About $18bn (£10bn) of debt will be written off and Nigeria plans to buy back a chunk of outstanding loans.

The country owes the rest of the world $35bn, and the new talks are linked to an agreement between Nigeria and the IMF on debt repayments.

Nigeria is the world's seventh-largest oil exporter and Africa's most populous nation, but also one of its poorest.

About $31bn of Nigeria's debt is owed to members of the 19-nation-strong Paris Club. It has not received any fresh loans since 1992, but repaid $8bn debt since then.

Part of Nigeria's case in asking for debt relief has been that most of the money it received was lent to corrupt military dictators, a fact the African country says was well known by foreign banks and governments.

The UK's Chancellor of the Exchequer, Gordon Brown, said the debt relief combined with the debt buy-back would "mean there is 100% debt relief for Nigeria possible over the next six months".

The UK is Nigeria's biggest creditor and has been attempting to persuade other G8 creditors of the need for debt write-off.

'Economic reform'

The debt breakthrough came after Nigeria expressed its willingness to clinch a new deal with the IMF to pay its arrears to Paris Club creditors.

"The representatives of the Paris Club creditor countries... expressed their readiness, consistent with their national laws and regulations, to enter into negotiations with the Nigerian authorities in the months to come on a comprehensive debt treatment," said the group of creditor nations.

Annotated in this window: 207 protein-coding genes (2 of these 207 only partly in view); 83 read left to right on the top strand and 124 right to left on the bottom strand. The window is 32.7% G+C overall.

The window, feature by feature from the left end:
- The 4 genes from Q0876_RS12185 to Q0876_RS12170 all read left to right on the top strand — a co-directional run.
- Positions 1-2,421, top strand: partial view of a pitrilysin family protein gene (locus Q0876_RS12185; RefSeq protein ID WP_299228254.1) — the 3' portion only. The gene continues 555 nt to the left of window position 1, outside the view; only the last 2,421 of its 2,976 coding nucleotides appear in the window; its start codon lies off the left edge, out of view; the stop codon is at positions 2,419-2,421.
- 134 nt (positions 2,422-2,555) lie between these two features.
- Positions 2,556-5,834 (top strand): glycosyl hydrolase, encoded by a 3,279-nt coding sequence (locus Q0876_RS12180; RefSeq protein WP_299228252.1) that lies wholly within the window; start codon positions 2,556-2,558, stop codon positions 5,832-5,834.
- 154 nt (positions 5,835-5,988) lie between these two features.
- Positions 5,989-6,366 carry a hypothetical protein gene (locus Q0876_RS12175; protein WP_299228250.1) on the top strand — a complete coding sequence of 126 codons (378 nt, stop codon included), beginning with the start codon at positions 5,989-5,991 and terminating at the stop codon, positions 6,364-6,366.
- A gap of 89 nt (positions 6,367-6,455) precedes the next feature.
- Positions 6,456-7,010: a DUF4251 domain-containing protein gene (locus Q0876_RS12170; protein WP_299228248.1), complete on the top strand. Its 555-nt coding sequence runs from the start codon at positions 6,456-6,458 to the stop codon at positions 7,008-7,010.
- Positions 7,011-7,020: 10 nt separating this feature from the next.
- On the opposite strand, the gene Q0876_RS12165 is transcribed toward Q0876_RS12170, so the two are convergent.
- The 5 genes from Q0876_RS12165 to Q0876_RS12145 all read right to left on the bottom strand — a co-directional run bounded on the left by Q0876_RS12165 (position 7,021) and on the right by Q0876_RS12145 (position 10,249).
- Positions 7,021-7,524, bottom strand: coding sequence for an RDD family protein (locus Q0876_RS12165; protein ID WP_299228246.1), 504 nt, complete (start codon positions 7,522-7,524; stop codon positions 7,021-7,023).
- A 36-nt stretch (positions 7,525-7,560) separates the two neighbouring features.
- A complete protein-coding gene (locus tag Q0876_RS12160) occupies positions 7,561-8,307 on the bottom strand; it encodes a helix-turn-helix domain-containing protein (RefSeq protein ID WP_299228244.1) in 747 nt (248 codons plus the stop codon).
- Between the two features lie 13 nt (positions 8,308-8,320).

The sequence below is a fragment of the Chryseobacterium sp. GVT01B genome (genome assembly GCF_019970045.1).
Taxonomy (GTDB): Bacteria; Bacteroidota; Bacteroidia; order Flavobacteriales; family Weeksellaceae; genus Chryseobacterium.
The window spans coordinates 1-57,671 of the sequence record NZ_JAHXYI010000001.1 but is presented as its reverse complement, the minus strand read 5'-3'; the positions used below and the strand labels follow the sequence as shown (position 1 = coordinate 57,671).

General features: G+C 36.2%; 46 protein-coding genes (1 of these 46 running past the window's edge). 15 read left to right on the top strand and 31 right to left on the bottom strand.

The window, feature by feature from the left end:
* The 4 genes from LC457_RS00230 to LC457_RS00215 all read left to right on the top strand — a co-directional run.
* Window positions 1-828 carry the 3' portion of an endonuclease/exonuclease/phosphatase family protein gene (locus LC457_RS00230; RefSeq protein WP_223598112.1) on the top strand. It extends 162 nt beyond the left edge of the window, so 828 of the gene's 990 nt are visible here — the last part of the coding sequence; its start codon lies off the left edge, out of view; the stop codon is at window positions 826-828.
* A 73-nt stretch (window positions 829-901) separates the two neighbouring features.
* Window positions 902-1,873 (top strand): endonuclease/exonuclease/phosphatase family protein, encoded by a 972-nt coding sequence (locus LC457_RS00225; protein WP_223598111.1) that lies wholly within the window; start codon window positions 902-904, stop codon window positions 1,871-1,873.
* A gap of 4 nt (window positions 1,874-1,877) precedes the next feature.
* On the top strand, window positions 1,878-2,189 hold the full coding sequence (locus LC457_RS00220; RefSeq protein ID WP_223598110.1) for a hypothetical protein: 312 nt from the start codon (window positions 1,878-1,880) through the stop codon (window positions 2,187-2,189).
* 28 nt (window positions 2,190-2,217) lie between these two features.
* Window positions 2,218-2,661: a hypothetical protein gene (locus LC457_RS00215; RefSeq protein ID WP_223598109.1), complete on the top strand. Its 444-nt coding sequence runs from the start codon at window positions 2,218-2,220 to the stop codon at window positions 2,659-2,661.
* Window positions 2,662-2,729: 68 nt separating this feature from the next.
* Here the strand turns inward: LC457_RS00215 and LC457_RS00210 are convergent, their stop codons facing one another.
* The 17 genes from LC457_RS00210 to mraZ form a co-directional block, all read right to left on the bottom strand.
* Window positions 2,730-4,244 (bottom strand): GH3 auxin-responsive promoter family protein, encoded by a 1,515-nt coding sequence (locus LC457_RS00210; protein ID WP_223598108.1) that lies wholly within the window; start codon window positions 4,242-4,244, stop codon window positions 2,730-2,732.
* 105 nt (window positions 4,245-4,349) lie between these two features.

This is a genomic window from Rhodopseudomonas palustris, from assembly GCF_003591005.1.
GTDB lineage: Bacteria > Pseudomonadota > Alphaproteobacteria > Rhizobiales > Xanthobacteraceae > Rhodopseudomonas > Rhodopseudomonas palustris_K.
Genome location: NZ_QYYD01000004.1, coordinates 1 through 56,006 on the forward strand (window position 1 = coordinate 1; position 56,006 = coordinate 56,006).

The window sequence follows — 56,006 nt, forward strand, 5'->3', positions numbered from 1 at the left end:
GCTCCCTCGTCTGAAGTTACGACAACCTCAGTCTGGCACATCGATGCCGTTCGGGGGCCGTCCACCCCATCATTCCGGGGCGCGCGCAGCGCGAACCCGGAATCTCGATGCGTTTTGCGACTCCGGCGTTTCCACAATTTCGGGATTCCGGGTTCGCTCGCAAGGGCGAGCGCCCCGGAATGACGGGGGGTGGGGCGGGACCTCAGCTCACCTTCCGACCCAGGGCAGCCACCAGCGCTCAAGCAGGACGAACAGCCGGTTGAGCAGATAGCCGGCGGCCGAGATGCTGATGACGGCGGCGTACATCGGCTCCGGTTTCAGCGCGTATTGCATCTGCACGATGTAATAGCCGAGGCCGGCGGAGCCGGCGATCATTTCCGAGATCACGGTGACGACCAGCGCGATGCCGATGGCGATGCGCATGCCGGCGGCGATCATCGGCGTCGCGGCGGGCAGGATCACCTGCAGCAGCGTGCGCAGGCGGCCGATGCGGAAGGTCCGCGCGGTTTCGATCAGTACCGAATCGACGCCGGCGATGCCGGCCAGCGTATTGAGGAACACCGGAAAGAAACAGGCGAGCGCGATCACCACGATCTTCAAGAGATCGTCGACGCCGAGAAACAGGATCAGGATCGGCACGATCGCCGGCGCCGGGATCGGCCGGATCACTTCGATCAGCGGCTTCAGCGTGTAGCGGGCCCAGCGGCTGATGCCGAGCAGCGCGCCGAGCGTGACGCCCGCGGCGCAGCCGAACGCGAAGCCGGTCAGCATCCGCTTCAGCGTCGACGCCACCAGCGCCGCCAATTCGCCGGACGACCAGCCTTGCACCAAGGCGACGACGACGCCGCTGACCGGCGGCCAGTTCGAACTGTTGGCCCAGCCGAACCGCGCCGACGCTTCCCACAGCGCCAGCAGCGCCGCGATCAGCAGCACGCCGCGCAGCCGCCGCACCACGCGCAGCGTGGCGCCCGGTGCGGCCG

"They took note of the economic reform programme implemented by the Nigerian authorities since 2003 and of their willingness to take advantage of exceptional revenues in order to finance an exit treatment from the Paris Club."

It said the debt relief would be significant, and allow for long-term debt sustainability. The initial debt relief terms will be based on the so-called "Naples terms" - which are equivalent to a 67% reduction on the face value of debt and are applied to debts of poorest nations.

'Major development'

"As an initial negotiating position, it is welcome, but Nigeria will naturally press for a higher discount," said Nigerian senator Udo Udoma.

"It is a major development because about a year ago they (Paris Club) were not willing to listen to any plea for debt relief.